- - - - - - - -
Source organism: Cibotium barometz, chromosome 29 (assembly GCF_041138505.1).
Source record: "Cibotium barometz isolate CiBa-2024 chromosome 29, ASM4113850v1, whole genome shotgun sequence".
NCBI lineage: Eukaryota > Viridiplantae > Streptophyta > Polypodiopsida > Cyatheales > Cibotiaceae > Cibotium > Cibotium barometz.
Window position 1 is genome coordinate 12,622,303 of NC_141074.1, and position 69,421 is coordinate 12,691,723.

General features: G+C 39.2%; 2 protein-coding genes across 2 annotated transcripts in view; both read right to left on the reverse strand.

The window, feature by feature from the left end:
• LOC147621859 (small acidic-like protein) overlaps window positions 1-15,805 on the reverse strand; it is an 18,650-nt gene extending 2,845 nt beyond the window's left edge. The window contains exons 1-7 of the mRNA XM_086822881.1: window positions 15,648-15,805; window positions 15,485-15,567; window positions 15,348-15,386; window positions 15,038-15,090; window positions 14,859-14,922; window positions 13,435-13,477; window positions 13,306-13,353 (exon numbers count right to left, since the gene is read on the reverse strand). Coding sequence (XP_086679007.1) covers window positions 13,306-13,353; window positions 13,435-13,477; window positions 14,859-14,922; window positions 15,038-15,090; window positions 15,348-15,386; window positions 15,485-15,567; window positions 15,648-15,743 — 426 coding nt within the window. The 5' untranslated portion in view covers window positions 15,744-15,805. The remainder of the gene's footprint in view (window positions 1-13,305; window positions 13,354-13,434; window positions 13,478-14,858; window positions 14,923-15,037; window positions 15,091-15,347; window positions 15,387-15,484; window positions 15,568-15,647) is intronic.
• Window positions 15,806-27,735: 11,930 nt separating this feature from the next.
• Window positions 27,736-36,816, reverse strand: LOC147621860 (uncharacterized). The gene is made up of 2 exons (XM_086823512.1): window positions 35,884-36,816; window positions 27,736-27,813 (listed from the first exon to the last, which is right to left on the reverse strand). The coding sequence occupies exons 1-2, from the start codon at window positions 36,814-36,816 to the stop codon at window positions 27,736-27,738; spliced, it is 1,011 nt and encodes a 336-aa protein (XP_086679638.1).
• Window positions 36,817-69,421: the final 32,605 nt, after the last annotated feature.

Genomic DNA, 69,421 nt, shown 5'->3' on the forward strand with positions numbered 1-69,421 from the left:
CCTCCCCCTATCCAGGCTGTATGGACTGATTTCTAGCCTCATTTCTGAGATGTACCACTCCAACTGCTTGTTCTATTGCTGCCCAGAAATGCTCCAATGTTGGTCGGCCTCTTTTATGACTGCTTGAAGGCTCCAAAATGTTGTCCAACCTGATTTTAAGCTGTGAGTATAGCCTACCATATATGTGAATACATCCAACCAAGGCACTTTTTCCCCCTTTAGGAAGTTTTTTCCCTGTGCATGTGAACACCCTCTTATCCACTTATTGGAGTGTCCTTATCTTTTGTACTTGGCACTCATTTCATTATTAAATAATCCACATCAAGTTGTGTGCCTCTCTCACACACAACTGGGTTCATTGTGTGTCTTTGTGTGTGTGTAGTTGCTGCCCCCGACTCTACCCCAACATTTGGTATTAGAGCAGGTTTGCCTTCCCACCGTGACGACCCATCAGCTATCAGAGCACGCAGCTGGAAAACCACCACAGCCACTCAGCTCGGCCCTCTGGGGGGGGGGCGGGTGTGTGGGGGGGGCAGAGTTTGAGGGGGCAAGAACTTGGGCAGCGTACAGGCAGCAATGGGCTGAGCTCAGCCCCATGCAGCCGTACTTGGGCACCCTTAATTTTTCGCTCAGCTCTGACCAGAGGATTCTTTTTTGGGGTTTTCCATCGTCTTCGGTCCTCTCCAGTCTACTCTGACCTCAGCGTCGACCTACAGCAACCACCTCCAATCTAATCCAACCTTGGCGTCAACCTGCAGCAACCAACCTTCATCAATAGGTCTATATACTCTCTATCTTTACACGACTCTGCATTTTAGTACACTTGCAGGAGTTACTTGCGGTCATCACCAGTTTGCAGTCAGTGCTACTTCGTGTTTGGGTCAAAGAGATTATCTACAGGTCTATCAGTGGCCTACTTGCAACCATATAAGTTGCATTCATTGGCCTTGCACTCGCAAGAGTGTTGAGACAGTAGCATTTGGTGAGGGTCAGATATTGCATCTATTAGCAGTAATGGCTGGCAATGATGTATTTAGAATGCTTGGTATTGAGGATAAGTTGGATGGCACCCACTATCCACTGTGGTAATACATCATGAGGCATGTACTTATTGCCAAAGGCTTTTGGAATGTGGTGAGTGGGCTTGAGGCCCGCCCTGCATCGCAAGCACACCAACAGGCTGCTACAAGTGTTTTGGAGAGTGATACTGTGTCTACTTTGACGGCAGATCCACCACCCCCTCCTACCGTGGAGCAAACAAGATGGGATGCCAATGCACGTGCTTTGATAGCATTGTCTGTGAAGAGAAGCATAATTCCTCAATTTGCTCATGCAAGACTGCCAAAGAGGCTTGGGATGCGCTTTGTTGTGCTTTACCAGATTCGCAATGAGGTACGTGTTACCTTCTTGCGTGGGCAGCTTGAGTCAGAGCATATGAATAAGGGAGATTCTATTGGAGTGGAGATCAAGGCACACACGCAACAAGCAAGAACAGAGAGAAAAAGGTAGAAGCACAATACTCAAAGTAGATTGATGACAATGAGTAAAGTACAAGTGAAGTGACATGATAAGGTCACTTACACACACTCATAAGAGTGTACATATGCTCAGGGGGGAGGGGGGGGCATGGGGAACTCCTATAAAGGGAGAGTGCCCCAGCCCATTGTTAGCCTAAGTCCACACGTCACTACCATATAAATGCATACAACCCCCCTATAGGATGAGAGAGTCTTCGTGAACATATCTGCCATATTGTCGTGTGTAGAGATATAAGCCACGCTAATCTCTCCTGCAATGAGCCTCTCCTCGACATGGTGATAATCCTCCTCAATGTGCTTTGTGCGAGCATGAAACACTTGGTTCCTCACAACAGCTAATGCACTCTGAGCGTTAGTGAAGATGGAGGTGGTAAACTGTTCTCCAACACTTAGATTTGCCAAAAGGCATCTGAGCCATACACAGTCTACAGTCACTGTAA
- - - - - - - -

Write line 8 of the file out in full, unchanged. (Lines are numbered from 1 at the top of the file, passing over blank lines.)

• Window positions 15,806-27,735: 11,930 nt separating this feature from the next.